Tim stayed a little longer than me to sort his feet out, but I knew he would be back on it shortly.

This last 13 mile stretch to St Ives is the single most remote and technical part of the course and having done it in December, I knew what lay ahead.

 I had some company from a new Tim on leaving Pendeen and we dodged cows and slid around in the bogs hunting for a reasonable line to make progress. Tim C eventually rejoined, along with Katherine. They were keen to press on, but with the rough and very slippery conditions and knowing the worsening ground that lay ahead at Zennor, I was happy to stick to my own pace. I soon found myself alone again and was quite at ease.

That was until I wiped out, not once, but about 4 times in the space of a half mile. The last fall was the worst; stepping down a greasy steep slope my feet just went sideways. I landed heavily on my hip on a rock, twisted my knee and bent my pole as the tip was deeply buried and still strapped to my wrist, almost pulling my shoulder out of joint. Multiple expletives and mud rage ensued for a minute or two. It must have looked comical. But what do you do, stuck in the middle of nowhere you just get up and press on.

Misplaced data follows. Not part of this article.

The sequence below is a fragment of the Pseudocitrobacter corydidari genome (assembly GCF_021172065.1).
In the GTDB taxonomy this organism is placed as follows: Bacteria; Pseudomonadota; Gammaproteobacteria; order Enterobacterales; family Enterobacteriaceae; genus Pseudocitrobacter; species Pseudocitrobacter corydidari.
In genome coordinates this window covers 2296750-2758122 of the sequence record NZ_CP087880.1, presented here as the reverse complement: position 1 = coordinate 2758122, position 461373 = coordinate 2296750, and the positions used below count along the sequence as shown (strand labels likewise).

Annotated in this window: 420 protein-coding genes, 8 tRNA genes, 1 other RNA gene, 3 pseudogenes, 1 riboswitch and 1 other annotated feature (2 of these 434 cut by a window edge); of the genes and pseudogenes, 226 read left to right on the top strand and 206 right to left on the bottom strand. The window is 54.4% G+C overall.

Some of the terrain beyond here was laughable, the land had simply turned into a fast flowing river in places, crazy stuff!

The additional issue I had now was that my knee was trashed, making descending really tough and stopping me from running at all.

I focused my anger into picking it up a bit wherever possible and by the time I reached the headland above St Ives I had caught Tim A up and by the time I plonked myself down in the Lifeboat Inn I was sat next to Tim C. 

It had taken me 5 hours to cover just 13 miles. That summarises the conditions of the Zennor section.

Tim announced that he was going to call it a day. I got a medic to strap my right knee up, then headed back out to finish the job. I knew I had time to get to the end.

With my 30 hours now an impossible task on one good leg as I couldn’t run at all, I set my Garmin to show instant pace and using my poles to set a rhythm, tabbed off through the town with a minimum 3mph pace goal for the last 22 miles.

If anything I was even more focused than I had been at the start. From the recce before Christmas, I knew that if I could get as far as St Ives then the rest was ‘easy’ to finish.  The only problem was that I had planned on being at St Ives at 10am, not 1.30pm, leaving me 30 mins from the cut off and I only had one usable leg!

Luckily at the time I had no idea that I was anywhere near being a cut off risk, it just never once entered my consciousness.

I kept my mind alert by constantly recalculating a finish time based on the pace I was making and adding up the hours. It took me about 7 hours, spent entirely on my own, which was a little lonely at times so late into the race. I sang to myself, saw strange shapes in the bushes and generally stared at the number on my watch trying to keep it near 20 min/mile.